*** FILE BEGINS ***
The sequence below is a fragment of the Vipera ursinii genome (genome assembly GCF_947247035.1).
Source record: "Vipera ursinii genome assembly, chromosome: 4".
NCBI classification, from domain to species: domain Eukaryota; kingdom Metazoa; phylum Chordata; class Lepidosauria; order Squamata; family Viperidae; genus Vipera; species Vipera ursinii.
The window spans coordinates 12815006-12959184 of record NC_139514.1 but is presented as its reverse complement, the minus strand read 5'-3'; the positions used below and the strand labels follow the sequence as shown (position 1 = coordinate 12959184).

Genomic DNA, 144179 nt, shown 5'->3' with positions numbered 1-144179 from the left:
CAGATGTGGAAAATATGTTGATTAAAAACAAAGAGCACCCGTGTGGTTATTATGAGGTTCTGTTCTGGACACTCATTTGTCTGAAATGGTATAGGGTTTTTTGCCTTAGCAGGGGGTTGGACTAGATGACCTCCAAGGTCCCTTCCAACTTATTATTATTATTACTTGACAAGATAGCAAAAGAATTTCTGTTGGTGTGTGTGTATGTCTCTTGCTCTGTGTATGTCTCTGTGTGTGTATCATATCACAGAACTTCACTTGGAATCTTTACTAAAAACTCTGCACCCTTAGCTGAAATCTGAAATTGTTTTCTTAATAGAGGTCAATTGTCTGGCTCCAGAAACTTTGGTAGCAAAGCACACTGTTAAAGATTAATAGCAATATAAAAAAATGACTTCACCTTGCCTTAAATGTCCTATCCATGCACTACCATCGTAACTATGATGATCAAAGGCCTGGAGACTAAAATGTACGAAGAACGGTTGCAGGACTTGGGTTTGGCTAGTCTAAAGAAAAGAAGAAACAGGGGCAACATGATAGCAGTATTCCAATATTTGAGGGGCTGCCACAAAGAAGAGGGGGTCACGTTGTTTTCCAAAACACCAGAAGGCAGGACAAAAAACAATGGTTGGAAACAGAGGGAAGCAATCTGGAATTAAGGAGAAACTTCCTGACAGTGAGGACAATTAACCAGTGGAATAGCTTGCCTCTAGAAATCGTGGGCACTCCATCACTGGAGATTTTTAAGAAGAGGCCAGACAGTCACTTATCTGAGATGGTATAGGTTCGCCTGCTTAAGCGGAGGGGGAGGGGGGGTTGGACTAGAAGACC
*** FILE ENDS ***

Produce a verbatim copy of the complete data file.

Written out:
The sequence below is a fragment of the Vipera ursinii genome (genome assembly GCF_947247035.1).
Source record: "Vipera ursinii genome assembly, chromosome: 4".
NCBI classification, from domain to species: domain Eukaryota; kingdom Metazoa; phylum Chordata; class Lepidosauria; order Squamata; family Viperidae; genus Vipera; species Vipera ursinii.
The window spans coordinates 12815006-12959184 of record NC_139514.1 but is presented as its reverse complement, the minus strand read 5'-3'; the positions used below and the strand labels follow the sequence as shown (position 1 = coordinate 12959184).

Genomic DNA, 144179 nt, shown 5'->3' with positions numbered 1-144179 from the left:
CAGATGTGGAAAATATGTTGATTAAAAACAAAGAGCACCCGTGTGGTTATTATGAGGTTCTGTTCTGGACACTCATTTGTCTGAAATGGTATAGGGTTTTTTGCCTTAGCAGGGGGTTGGACTAGATGACCTCCAAGGTCCCTTCCAACTTATTATTATTATTACTTGACAAGATAGCAAAAGAATTTCTGTTGGTGTGTGTGTATGTCTCTTGCTCTGTGTATGTCTCTGTGTGTGTATCATATCACAGAACTTCACTTGGAATCTTTACTAAAAACTCTGCACCCTTAGCTGAAATCTGAAATTGTTTTCTTAATAGAGGTCAATTGTCTGGCTCCAGAAACTTTGGTAGCAAAGCACACTGTTAAAGATTAATAGCAATATAAAAAAATGACTTCACCTTGCCTTAAATGTCCTATCCATGCACTACCATCGTAACTATGATGATCAAAGGCCTGGAGACTAAAATGTACGAAGAACGGTTGCAGGACTTGGGTTTGGCTAGTCTAAAGAAAAGAAGAAACAGGGGCAACATGATAGCAGTATTCCAATATTTGAGGGGCTGCCACAAAGAAGAGGGGGTCACGTTGTTTTCCAAAACACCAGAAGGCAGGACAAAAAACAATGGTTGGAAACAGAGGGAAGCAATCTGGAATTAAGGAGAAACTTCCTGACAGTGAGGACAATTAACCAGTGGAATAGCTTGCCTCTAGAAATCGTGGGCACTCCATCACTGGAGATTTTTAAGAAGAGGCCAGACAGTCACTTATCTGAGATGGTATAGGTTCGCCTGCTTAAGCGGAGGGGGAGGGGGGGTTGGACTAGAAGACC